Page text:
Yvonne Hartman (Head of Torchwood, London): “It’s a massive source of energy. If we can harness that power, we need never depend on the Middle East again. Britain will become truly independent.”
The sphere contains an army of Daleks and the ghost-like figures are actually Cybermen trying to cross over from an alternate universe. AND it just so happens that the Daleks and the Cybermen are two of the Doctor’s most notorious enemies, who then begin a battle over the earth.
Obviously the Doctor saves the day as he always does but the point of the narrative is the same, a small group of people risk not only their lives but the lives of the entire planet in an attempt at developing a cheap and independent energy resource that they know nothing about. The energy crisis needs a solution but that solution is not worth risking the lives of the people that want to use the energy in the first place.
Energy narrative characteristics found in this episode: life= energy, environmental degradation, political oppression.
The Doctor and Rose travel into humanity’s future and discover a space station that is sitting on top of an “impossible planet”. The planet is orbiting a black hole without falling in. The team of scientists in the space station discovered that a power source deep inside the planet is causing the planet to counteract the black hole’s gravity, in addition to creating a gravity funnel, which allows for a spaceship to safely travel to and land on the planet’s surface without being pulled into the black hole. The scientists are drilling down into the planet to learn about the energy source so that they could potentially harvest the source and use it to power the Human Empire.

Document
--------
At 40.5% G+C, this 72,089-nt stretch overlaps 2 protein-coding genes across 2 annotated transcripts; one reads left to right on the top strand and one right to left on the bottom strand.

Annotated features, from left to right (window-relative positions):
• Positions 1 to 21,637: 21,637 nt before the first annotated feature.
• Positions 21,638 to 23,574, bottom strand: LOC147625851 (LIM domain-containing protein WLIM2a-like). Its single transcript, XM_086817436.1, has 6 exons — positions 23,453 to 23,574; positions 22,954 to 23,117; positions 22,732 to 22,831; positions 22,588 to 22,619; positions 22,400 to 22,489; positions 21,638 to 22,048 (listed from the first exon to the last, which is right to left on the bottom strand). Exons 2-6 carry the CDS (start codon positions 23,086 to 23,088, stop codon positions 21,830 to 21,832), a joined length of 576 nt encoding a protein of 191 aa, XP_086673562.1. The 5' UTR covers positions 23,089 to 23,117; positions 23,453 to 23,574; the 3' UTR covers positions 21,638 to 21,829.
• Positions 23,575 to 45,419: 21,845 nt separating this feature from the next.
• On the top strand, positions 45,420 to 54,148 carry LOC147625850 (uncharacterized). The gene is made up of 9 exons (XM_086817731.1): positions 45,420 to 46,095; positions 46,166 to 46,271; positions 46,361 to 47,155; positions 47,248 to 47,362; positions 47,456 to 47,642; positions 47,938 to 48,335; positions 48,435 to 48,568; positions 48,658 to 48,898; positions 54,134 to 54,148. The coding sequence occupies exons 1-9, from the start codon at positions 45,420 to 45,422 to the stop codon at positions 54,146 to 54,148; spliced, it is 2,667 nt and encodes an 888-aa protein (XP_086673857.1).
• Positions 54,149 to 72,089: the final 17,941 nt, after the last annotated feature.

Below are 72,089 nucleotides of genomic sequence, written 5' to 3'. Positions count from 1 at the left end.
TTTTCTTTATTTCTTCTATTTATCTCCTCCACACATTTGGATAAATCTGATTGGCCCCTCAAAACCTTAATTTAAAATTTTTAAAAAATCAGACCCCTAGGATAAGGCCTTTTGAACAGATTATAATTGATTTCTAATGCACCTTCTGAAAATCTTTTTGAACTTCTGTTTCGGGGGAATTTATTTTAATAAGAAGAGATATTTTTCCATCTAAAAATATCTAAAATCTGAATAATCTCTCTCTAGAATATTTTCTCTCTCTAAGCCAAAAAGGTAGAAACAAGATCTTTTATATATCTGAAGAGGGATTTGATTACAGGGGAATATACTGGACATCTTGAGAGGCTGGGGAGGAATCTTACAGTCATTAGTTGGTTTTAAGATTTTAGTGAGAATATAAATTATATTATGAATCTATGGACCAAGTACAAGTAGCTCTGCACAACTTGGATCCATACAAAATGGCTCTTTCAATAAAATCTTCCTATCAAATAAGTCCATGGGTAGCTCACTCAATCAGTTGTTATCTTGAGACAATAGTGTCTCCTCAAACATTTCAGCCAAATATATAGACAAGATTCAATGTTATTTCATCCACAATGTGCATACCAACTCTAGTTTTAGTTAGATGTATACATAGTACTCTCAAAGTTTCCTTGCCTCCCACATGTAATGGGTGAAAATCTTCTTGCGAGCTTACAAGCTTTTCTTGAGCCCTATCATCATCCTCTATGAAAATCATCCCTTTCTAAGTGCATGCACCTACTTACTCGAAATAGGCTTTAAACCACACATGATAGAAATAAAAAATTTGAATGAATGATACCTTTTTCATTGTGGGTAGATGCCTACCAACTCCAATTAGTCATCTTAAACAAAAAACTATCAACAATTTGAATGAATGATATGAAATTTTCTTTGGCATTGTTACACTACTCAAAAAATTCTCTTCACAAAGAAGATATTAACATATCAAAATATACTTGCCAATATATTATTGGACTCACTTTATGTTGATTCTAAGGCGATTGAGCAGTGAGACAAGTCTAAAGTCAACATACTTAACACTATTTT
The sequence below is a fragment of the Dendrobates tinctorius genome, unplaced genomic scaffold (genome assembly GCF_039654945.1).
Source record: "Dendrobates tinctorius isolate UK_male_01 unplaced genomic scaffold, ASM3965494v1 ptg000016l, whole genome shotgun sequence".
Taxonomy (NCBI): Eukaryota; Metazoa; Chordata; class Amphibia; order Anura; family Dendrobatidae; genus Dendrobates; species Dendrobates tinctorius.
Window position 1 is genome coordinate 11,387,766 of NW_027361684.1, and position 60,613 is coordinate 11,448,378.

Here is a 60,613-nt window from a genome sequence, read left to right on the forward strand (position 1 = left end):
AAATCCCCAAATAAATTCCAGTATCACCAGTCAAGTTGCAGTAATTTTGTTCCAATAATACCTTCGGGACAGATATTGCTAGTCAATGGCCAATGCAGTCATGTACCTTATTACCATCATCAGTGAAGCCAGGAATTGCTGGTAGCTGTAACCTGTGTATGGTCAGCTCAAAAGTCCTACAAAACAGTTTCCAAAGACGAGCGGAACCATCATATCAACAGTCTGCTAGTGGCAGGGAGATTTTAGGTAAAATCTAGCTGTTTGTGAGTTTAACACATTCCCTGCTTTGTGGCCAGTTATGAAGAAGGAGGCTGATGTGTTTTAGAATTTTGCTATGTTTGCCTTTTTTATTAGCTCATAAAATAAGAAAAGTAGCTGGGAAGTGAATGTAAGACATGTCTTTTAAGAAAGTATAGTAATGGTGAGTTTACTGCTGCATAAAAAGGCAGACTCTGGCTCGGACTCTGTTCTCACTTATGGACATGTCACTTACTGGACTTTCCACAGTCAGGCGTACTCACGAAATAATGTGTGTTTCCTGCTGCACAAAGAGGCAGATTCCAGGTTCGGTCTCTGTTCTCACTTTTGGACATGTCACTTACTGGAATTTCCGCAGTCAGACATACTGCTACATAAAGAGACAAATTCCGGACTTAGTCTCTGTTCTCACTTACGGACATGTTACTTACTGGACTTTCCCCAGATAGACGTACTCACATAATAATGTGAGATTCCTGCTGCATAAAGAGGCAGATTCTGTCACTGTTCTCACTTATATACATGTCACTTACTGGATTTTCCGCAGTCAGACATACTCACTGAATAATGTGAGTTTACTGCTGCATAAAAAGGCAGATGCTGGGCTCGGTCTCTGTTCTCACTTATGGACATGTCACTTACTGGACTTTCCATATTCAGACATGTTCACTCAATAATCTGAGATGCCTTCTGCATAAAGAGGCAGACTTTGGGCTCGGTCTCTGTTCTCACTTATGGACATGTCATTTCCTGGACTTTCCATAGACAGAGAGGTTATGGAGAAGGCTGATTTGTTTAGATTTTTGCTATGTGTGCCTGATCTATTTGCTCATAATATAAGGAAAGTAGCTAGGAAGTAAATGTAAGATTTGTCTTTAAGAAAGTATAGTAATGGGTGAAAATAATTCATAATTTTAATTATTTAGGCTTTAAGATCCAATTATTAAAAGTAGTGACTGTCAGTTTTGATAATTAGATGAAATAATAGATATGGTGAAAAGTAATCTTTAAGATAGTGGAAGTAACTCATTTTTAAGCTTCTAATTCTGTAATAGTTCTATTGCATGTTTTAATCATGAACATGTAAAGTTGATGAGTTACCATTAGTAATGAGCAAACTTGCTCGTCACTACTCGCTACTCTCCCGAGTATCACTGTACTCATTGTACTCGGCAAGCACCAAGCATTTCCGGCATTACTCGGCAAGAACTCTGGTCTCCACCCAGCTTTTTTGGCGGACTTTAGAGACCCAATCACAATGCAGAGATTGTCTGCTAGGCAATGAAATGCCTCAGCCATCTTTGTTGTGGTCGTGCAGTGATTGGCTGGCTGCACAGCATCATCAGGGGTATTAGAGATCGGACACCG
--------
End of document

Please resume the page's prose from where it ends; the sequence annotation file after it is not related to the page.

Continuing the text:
Chief Science Officer: “We could revolutionize modern science.”
Chief Security Officer: “We could use it to fuel the Empire.”
Doctor: “Or start a war…”
The humans in this narrative intentionally put themselves in a dangerous situation in order to research and potentially harvest a power source, because this power source is potentially worth their lives. Here again, is an example of the life and energy equivalency in energy narratives. In addition to putting themselves in danger, the scientists are using a race called the Ood to do the drilling. According to the scientists, the Ood presented themselves to the humans and asked to serve them saying that that is their desired purpose in life. While, we never see the crew members abuse the Ood, they tend to treat them like cattle as a result of their convenient racism.
Of course, the power source is something much more dangerous that it appears. The humans discover that it can never be harvested and only some of them make it off the planet with their lives, which is more than can be said for the Ood.
Energy narrative characteristics found in this episode: life= energy, religious element, political oppression, convenient racism.